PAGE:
Defining and using evidence in conservation practice

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  • Nick Salafsky
  • Judith Boshoven
  • Zuzana Burivalova
  • Natalie S. Dubois
  • Andres Gomez
  • Arlyne Johnson
  • Aileen Lee
  • Richard Margoluis
  • John Morrison
  • Matthew Muir
  • Stephen C. Pratt
  • Andrew S. Pullin
  • Daniel Salzer
  • Annette Stewart
  • William J. Sutherland
  • Claire F. R. Wordley
There is growing interest in evidence-based conservation, yet there are no widely accepted standard definitions of evidence, let alone guidance on how to use it in the context of conservation and natural resource management practice. In this paper, we first draw on insights of evidence-based practice from different disciplines to define evidence as being the “relevant information used to assess one or more hypotheses related to a question of interest.” We then construct a typology of different kinds of information, hypotheses, and evidence and show how these different types can be used in different steps of conservation practice. In particular, we distinguish between specific evidence used to assess project hypotheses and generic evidence used to assess generic hypotheses. We next build on this typology to develop a decision tree to support practitioners in how to appropriately use available specific and generic evidence in a given conservation situation. Finally, we conclude with a discussion of how to better promote and enable evidence-based conservation in both projects and across the discipline of conservation. Our hope is that by understanding and using evidence better, conservation can both become more effective and attract increased support from society.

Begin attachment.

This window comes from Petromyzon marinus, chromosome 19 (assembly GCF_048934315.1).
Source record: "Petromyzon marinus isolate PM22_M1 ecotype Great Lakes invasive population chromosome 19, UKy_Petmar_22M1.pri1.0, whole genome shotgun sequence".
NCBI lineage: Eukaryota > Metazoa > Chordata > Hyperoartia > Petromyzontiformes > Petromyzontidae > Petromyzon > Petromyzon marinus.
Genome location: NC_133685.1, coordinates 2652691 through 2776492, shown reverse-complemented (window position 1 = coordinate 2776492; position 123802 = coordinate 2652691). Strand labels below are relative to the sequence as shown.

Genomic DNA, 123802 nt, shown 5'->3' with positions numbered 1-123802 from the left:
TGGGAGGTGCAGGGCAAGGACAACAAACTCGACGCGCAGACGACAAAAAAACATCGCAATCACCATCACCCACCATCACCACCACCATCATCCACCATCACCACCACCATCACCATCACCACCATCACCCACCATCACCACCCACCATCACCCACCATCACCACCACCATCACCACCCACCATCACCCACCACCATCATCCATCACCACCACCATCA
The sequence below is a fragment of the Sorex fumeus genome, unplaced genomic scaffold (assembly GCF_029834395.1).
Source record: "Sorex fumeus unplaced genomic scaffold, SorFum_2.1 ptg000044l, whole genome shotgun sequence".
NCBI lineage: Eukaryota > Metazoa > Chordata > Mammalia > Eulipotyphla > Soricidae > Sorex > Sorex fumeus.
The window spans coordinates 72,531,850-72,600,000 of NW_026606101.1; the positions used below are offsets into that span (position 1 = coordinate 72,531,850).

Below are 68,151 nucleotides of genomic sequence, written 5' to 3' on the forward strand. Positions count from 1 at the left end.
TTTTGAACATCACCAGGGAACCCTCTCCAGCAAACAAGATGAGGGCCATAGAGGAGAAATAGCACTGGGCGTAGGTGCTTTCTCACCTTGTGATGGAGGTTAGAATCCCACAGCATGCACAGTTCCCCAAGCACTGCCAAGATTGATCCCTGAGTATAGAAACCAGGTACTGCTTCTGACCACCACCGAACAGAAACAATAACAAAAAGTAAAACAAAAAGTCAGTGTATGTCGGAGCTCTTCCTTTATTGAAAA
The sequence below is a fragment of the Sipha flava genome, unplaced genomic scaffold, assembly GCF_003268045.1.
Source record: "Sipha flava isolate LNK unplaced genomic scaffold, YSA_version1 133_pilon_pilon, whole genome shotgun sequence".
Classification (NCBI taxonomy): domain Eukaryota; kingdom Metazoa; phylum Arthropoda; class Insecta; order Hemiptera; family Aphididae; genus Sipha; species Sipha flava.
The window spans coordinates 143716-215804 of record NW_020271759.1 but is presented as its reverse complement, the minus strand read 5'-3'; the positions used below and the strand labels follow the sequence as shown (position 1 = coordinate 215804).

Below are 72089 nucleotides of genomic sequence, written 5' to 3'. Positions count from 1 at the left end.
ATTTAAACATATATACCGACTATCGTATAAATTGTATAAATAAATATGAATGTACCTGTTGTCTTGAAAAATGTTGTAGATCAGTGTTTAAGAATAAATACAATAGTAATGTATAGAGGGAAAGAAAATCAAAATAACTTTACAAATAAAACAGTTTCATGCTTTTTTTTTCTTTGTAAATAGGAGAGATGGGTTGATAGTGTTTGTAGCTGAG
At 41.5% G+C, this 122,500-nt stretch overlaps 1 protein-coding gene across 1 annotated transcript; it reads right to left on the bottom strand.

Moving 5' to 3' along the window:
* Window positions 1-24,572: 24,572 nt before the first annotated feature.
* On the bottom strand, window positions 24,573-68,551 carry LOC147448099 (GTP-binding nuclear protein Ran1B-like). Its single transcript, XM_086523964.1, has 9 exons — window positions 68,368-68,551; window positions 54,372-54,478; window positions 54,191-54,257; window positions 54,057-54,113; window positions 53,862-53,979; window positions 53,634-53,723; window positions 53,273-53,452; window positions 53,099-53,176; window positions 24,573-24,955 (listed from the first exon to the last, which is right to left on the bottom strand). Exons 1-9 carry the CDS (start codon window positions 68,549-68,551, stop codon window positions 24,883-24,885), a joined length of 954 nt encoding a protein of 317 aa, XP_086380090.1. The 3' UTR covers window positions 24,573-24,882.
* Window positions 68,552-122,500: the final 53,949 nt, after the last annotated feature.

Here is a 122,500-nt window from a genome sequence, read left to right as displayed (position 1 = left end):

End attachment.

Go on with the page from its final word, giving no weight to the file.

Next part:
• adaptive management, biodiversity, environmental evidence, evidence-based conservation, evidence-based practice, natural resource management, project management
Original languageUnknown
Pages (from-to)e27
JournalConservation Science and Practice
Issue number5
Early online date9 Apr 2019
Publication statusPublished - May 2019

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